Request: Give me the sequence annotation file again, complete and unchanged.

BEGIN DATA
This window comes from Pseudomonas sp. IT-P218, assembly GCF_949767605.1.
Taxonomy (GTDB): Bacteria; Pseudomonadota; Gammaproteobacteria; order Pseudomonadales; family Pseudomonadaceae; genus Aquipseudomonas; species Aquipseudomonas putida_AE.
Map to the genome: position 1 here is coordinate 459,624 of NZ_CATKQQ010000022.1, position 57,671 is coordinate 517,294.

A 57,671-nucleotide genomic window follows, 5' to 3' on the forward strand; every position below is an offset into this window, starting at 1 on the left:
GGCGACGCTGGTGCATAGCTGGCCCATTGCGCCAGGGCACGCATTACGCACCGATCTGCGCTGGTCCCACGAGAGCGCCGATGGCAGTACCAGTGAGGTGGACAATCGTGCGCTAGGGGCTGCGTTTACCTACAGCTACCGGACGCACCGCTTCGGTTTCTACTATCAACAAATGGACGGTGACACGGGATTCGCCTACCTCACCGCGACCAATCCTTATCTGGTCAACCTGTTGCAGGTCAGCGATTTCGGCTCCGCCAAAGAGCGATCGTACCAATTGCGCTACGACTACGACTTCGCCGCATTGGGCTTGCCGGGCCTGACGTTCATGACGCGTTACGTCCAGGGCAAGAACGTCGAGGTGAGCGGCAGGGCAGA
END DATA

This window comes from Pseudomonas sp. IT-P218, assembly GCF_949767605.1.
Taxonomy (GTDB): Bacteria; Pseudomonadota; Gammaproteobacteria; order Pseudomonadales; family Pseudomonadaceae; genus Aquipseudomonas; species Aquipseudomonas putida_AE.
Map to the genome: position 1 here is coordinate 459,624 of NZ_CATKQQ010000022.1, position 57,671 is coordinate 517,294.

A 57,671-nucleotide genomic window follows, 5' to 3' on the forward strand; every position below is an offset into this window, starting at 1 on the left:
GGCGACGCTGGTGCATAGCTGGCCCATTGCGCCAGGGCACGCATTACGCACCGATCTGCGCTGGTCCCACGAGAGCGCCGATGGCAGTACCAGTGAGGTGGACAATCGTGCGCTAGGGGCTGCGTTTACCTACAGCTACCGGACGCACCGCTTCGGTTTCTACTATCAACAAATGGACGGTGACACGGGATTCGCCTACCTCACCGCGACCAATCCTTATCTGGTCAACCTGTTGCAGGTCAGCGATTTCGGCTCCGCCAAAGAGCGATCGTACCAATTGCGCTACGACTACGACTTCGCCGCATTGGGCTTGCCGGGCCTGACGTTCATGACGCGTTACGTCCAGGGCAAGAACGTCGAGGTGAGCGGCAGGGCAGA